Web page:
This doesn’t mean we have to endure negative self-talk or to allow it to freeze us in our creative process.  In fact, there are lots of fun and effective strategies for working with the Inner Critic to turn it into our ally.  Really fun!


So…if you feel ready to make good relationship with that Inner Critic, contact us at


One of the things that artists often have trouble with is acknowledging what they do that actually works.  We more often get caught up in negative self-talk and critical analysis about what we should do, what we haven’t done, how we have failed, that we will never be any good…etc., etc., and so forth.



In the end, that doesn’t empower us.  What empowers us as creatives is nurturing our good, brave spirits by cultivating positive awareness about what we have accomplished , what we offer to the world as a legitimate gift.  And yet, it can be so utterly refreshing to acknowledge the positive stuff.   It’s almost a head-slapper—when we sit down for five minutes and list all the things we can give ourselves credit for, it can feel so good that we say, “Why haven’t I done this before?  Why?  Why?”



When I was training with Jill Badonsky to become a certified Kaizen Muse creativity coach, this was a regular assignment for us.  In fact, Jill provided us with a sweet little Reminder Journal that we could carry with us everywhere and use to record positive inspirational quotes, compliments, things that made us feel happy, and, of course, our regular credit reports.  You’ll see a picture of mine at the top of this blog.



This is going to be really simple.  Your assignment is to take out a piece of paper or perhaps your journal, grab a cool drink, go sit yourself down in a nice place for a few minutes, and list all the things you can think of that you have done either recently or in the past, that you can give yourself credit for.  If your friendly Inner Critic steps in and says, “Wait a minute!  Look at all you haven’t done, or all the ways you’ve messed up!” thank them kindly and suggest they go sit on the beach somewhere.



So go ahead—I dare you.  See what you can come up with that you can give yourself credit for.  See how it has the potential to nurture your creative spirit.



…and if you’d like more friendly support like this, contact us at to get on board with your art career or creative expression.


by Kathy Beekman, Art Career Coach and Professional Artist

Sue Shehan.png

Figuring out how to reach your art career goals can be daunting and overwhelming to say the least.  ArtCoaching for You might be the smartest investment you could make in your artistic life.


At first, Sue knew she wanted to better her painting methods and so reached out to Kathy for some quality private painting lessons.  She became good, real good at painting.  Then she began entering juried art shows.  She thought she was doing all she needed and then came to an understanding that there was so much more she could be doing with her artwork.

Sue became an ArtCoaching for You client and Kathy got to know her artwork and preferences real well. Her art business is now thriving.  Way to go Sue! She exhibits in art festivals, galleries, alternative spaces, has home shows, maintains a killer website, has become a prolific painter, has a greeting card line, and a collector base which continues to grow.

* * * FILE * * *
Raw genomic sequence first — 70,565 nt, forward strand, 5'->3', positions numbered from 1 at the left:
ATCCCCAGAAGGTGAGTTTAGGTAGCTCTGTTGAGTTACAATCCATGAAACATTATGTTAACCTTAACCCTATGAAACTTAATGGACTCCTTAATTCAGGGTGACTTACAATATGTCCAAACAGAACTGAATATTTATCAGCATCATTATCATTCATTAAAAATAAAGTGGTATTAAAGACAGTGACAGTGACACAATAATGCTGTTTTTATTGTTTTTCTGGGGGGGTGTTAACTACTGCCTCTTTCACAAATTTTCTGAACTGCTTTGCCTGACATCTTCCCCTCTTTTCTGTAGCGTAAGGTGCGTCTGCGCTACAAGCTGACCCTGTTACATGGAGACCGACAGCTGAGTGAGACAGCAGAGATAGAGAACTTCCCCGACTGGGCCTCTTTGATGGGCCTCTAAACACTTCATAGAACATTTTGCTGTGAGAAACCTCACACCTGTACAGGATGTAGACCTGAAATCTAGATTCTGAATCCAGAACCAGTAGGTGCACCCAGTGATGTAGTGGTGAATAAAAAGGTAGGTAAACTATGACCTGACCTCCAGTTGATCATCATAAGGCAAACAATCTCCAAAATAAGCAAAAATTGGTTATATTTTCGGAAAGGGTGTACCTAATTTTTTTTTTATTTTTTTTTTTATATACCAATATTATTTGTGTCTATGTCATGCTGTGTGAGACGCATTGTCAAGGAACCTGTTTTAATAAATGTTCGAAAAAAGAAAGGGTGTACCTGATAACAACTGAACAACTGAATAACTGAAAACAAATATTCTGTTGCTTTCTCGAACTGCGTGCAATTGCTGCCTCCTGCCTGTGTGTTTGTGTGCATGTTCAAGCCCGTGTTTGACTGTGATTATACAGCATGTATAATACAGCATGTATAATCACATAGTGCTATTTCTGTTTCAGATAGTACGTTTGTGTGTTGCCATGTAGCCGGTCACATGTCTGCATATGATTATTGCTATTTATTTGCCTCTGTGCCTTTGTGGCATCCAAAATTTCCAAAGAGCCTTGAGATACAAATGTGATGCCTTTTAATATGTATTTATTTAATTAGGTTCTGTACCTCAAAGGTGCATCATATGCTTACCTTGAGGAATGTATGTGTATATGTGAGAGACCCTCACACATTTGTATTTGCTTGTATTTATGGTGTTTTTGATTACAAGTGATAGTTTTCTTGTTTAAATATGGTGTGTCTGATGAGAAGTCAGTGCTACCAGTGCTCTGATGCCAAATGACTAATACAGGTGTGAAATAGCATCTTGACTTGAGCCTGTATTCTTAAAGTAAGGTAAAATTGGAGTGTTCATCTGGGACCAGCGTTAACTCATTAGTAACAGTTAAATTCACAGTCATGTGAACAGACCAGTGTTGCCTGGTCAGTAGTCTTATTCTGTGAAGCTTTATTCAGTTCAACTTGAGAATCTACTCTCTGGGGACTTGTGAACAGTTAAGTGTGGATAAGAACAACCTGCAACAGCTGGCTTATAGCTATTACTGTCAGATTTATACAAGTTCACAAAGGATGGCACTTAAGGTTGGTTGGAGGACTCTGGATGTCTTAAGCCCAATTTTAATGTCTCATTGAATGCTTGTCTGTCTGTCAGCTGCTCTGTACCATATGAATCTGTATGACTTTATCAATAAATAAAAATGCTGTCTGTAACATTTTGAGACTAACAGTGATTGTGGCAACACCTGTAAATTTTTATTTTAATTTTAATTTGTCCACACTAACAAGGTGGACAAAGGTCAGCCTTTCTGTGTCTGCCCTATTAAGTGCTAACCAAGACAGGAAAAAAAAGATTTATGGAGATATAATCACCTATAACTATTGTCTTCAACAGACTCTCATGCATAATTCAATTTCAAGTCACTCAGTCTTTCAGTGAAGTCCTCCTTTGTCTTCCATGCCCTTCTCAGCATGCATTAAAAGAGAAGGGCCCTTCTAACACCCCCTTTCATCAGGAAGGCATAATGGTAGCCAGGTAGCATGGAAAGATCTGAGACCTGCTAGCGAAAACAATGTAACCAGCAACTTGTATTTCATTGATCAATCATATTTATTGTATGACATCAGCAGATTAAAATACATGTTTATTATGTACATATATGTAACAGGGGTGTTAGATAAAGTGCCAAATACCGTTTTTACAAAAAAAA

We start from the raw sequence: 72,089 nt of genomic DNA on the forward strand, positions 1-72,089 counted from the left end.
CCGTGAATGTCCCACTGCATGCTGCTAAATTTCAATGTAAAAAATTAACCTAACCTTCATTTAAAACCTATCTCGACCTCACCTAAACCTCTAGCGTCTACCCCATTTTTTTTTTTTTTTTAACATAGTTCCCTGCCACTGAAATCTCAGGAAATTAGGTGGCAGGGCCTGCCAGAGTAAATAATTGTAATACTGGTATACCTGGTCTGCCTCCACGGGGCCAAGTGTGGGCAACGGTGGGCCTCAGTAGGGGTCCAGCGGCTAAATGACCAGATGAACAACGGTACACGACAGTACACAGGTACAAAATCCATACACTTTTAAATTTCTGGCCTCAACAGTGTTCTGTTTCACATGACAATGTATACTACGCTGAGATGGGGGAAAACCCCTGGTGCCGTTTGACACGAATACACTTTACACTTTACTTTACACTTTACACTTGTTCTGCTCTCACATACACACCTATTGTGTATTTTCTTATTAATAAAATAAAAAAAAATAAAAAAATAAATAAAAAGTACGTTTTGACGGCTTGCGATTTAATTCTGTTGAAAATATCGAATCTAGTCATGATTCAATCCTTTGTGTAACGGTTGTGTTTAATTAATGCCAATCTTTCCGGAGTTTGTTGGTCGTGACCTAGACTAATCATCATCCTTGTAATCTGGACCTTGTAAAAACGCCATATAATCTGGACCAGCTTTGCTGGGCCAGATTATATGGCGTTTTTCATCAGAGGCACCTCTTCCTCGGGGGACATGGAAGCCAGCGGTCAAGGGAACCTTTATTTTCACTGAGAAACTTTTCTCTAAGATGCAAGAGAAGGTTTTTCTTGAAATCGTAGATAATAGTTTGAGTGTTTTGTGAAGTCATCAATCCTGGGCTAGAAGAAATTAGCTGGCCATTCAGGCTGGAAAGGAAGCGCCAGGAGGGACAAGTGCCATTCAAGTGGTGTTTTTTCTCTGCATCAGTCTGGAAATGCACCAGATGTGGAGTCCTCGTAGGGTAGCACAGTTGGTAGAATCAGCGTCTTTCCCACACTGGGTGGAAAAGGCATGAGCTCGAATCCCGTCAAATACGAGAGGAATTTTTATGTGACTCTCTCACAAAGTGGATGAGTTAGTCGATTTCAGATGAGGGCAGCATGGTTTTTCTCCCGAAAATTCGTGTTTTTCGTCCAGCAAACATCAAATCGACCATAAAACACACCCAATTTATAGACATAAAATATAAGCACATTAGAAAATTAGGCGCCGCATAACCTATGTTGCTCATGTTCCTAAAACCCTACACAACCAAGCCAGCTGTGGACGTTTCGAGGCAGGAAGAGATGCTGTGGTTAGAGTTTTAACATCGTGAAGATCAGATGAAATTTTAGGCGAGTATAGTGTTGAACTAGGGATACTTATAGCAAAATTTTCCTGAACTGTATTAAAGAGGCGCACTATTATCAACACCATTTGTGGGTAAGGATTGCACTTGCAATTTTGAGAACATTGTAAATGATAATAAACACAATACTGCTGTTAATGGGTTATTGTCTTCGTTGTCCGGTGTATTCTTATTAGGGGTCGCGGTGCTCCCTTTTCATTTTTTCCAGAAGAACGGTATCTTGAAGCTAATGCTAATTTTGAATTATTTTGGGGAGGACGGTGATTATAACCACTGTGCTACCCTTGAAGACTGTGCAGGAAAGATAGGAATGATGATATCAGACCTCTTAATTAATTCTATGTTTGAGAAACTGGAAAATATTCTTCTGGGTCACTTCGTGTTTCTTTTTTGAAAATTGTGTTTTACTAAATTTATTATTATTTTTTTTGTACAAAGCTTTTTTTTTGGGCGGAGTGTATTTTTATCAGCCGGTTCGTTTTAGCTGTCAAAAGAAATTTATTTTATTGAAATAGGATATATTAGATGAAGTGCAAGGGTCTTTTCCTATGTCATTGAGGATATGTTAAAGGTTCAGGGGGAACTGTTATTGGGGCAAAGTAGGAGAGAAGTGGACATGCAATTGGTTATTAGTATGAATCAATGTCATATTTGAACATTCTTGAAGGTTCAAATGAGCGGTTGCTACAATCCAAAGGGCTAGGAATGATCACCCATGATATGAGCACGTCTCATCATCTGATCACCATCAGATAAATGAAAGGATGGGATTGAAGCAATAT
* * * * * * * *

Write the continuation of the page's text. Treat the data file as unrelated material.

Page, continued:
You are a professional artist.  Tell us about this.

Sue:  It has been a process, moving from ‘weekend’ artist to professional artist… it has taken commitment, time, marketing and working with someone like Kathy to help guide me along the way.  She had insight and perspective I needed at the time.  And it was fun!


What was your art life like before working with ArtCoaching for You?

Sue:  I had no idea what I was doing with my art!  I needed direction and constructive comments.


Why did you decide to work with ArtCoaching for You?

Sue:  I was ready to start pursuing galleries, festivals, and art shows, and I needed guidance in how to do that.  Kathy and I worked on marketing and social media together, and soon, those things came about.  It was exciting! 


What have you enjoyed most about ArtCoaching for You’s process?

Sue:  The accountability that I have with Kathy has been invaluable.  Each time we meet we go over things I’ve accomplished, and what needs more work in the upcoming months.  I’ve also enjoyed getting to know Kathy and her great sense of humor!  She always makes me smile!


What is it like working with an art career coach?

Sue:  I’ve loved being a part of a process where you can actually see your art change and improve, and where you can see others enjoy it as well.


Do you have any advice for artists that would like to prosper?

Sue:  Make the commitment financially to pursue coaching- in the big picture, it will be so worth it!


Where can we view your artwork?

Sue:  Outnumbered Gallery, 5654 S. Prince, Littleton, Co, 80120, Summer Art Market at the Art Students Leauge of Denver in June and


The success of ArtCoaching for You is built on creating a dynamic relationship between coaches and clients during low pressure meetings.  Make growing your artistic life a priority.  Get in touch at